As a test professional in waterfall, I was used to getting the code much later and buggier than I expected and being under tremendous pressure to finish my testing before the go-live date hit. Then one day, I found out that there was a better way. Testers could be involved much earlier in the lifecycle, they could participate in requirements and design decisions as they happened, and the code could actually be unit tested before I received it! Heaven? No, Daryl, it is called agile.
OK, actually, agile is not really all kittens and brownies. Testers I've known on projects tend to have a love-hate relationship with agile. In this article, we will explore the role of the tester and will talk about some unique approaches to software testing that fit the agile lifecycle like a glove.
A Short Agile Explanation
Agile projects are iterative and incremental. Iterative means that tasks in the project are executed over and over, increasing quality and completeness with each iteration. Incremental means that the application is broken up into slices, each of which provides noticeable value to the business users, and all of which are designed, built and tested consecutively.
The iterative and incremental nature of agile projects provides some unique challenges to the tester. Let me describe what it is like as an agile tester first and then discuss the issues at hand.
Agile projects are broken up into smaller mini-projects called sprints (incremental). Each sprint contains all the elements of a lifecycle—requirements, design, coding, testing. (Note: This isn't always true, but for the sake of simplicity, we will assume it is so.)
That means that in one short sprint, let's say two weeks, all those activities need to occur. Wow! you might be saying. These agile guys must work a ton of hours! Not necessarily. It depends on the scope. If the slice of the application is small enough, but still provides some value to the users, it can be done. Maybe it's just the happy path through one use case, designed, coded and tested—that is still value, isn't it?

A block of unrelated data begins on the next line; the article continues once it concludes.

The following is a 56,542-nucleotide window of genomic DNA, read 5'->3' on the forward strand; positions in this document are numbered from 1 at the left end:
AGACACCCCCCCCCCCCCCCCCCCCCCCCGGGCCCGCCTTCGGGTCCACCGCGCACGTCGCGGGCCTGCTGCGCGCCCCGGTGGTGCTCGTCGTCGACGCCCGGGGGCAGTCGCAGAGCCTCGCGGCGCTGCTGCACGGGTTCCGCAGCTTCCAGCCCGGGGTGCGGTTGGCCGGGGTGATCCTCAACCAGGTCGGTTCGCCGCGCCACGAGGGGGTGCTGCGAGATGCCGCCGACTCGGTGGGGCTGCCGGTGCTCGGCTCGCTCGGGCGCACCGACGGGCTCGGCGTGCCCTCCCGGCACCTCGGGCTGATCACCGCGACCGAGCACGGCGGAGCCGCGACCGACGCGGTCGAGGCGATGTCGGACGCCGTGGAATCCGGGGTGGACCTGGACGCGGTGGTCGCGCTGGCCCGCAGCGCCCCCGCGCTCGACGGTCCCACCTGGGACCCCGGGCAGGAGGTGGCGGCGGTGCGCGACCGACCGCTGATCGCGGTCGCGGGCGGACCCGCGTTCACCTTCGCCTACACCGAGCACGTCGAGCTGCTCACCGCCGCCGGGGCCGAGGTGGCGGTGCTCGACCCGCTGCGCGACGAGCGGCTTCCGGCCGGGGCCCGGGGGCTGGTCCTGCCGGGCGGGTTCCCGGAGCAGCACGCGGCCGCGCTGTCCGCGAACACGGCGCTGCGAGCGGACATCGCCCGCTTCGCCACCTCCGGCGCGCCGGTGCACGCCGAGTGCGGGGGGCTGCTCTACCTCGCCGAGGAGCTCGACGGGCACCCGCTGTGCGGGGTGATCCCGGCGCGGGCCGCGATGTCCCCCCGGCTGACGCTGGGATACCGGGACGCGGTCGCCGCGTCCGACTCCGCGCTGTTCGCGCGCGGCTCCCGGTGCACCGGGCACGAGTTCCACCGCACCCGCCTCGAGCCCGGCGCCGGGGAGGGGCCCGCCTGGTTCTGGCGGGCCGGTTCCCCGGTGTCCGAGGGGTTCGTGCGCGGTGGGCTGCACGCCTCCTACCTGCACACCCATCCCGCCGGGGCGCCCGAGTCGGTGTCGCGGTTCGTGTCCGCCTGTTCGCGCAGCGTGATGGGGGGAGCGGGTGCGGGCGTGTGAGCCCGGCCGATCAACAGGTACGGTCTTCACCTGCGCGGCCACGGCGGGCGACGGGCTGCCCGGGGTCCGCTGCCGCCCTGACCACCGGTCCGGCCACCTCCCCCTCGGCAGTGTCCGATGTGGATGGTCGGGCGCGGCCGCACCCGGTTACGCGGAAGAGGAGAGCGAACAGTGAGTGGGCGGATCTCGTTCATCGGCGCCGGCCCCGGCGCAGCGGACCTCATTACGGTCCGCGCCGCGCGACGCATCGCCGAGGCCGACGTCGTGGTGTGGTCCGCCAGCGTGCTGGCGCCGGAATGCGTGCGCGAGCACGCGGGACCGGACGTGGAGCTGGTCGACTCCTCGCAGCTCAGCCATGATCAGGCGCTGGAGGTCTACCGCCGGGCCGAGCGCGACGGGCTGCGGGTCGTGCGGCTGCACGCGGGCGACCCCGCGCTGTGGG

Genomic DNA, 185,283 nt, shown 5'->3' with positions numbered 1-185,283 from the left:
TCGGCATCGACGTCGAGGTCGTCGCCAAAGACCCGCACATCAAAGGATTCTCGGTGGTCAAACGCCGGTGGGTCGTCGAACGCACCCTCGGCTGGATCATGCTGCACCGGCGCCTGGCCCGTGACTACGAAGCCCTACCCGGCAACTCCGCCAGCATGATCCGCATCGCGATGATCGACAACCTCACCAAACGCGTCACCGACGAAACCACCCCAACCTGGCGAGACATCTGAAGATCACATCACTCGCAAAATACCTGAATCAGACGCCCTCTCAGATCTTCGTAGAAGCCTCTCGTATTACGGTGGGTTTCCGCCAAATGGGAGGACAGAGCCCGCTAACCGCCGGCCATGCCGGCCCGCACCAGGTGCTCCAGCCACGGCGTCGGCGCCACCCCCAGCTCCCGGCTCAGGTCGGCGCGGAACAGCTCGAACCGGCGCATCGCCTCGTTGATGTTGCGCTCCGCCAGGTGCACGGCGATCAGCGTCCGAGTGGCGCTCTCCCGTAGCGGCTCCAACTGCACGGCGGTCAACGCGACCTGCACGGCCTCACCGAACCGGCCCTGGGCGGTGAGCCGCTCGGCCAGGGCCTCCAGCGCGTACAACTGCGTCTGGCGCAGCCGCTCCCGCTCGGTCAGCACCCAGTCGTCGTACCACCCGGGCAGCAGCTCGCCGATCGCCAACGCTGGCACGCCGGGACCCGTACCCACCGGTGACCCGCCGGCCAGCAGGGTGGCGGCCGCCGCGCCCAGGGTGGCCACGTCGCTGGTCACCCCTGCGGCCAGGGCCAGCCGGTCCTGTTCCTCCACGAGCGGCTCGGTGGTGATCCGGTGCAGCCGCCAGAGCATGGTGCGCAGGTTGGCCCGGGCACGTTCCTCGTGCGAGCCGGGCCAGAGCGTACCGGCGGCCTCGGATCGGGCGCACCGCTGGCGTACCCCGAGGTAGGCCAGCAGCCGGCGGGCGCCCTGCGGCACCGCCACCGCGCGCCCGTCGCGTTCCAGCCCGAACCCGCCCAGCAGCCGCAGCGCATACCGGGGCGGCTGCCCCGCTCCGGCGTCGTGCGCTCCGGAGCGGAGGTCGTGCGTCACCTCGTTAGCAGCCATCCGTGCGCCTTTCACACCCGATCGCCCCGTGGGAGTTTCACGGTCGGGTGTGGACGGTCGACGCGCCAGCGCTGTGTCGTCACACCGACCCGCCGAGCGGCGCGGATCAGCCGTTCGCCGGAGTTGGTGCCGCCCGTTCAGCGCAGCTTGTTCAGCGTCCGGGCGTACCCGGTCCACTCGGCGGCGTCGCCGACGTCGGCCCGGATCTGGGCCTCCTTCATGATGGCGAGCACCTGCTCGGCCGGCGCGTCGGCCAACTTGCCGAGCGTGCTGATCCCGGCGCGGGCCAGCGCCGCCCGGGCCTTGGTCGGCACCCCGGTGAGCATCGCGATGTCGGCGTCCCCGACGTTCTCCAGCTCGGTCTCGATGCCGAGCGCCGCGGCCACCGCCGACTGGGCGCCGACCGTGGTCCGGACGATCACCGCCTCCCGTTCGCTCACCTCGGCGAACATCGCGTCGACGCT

OK, so here comes one slice of functionality through requirements (one path of a use case), design (just enough GUI, business logic, and data access to fulfill the use case path), development (just enough code to fulfill the design), and testing. How on earth do you test this kind of "application slice"?
Well, first of all, all this has to happen pretty fast. You might get the completed code on the second Tuesday of the two-week sprint and be expected to complete your work by Thursday night. In other words, two or three days.
Obviously, a new way of doing software testing is required.
Oh, and one other thing. The exact slice that your team will choose to work on during this sprint might not be known until the beginning of that sprint. You might not have weeks or even days to develop a test plan.
The Love-Hate Relationship
I think this is where the love-hate thing comes into play. Most testers I've known who are exposed to agile love that they are involved in each sprint, often being in the same room where the requirements are fleshed out and the design decisions are made. For a tester to have knowledge, and even input, into the "whys" of the earlier lifecycle activities is very desirable. Testers can make sure the requirements are testable as the requirements are created, and they can offer their opinions on designs that may work better or worse for the users.
But the "hate" aspect comes with the tester's reluctance to want to put together a suite of tests for a slice of the application that they know will change "iteratively" in the sprints to come. "Why don't you give me that code to me when you have something stable," is likely to come out of the tester's mouth.
But that is just not an option in agile. The tester must find a way to live comfortably with a code base that is constantly changing and growing. Fortunately, there are ways to deal with this seemingly impossible task.